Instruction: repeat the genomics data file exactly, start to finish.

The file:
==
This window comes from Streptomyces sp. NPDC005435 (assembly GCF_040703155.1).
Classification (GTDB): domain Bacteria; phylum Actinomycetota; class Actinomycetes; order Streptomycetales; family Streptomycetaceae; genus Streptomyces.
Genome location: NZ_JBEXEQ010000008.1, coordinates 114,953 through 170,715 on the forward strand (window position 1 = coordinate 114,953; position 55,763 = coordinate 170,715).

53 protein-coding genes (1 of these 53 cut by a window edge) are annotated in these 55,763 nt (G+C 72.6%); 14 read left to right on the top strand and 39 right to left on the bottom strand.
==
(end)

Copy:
This window comes from Streptomyces sp. NPDC005435 (assembly GCF_040703155.1).
Classification (GTDB): domain Bacteria; phylum Actinomycetota; class Actinomycetes; order Streptomycetales; family Streptomycetaceae; genus Streptomyces.
Genome location: NZ_JBEXEQ010000008.1, coordinates 114,953 through 170,715 on the forward strand (window position 1 = coordinate 114,953; position 55,763 = coordinate 170,715).

53 protein-coding genes (1 of these 53 cut by a window edge) are annotated in these 55,763 nt (G+C 72.6%); 14 read left to right on the top strand and 39 right to left on the bottom strand.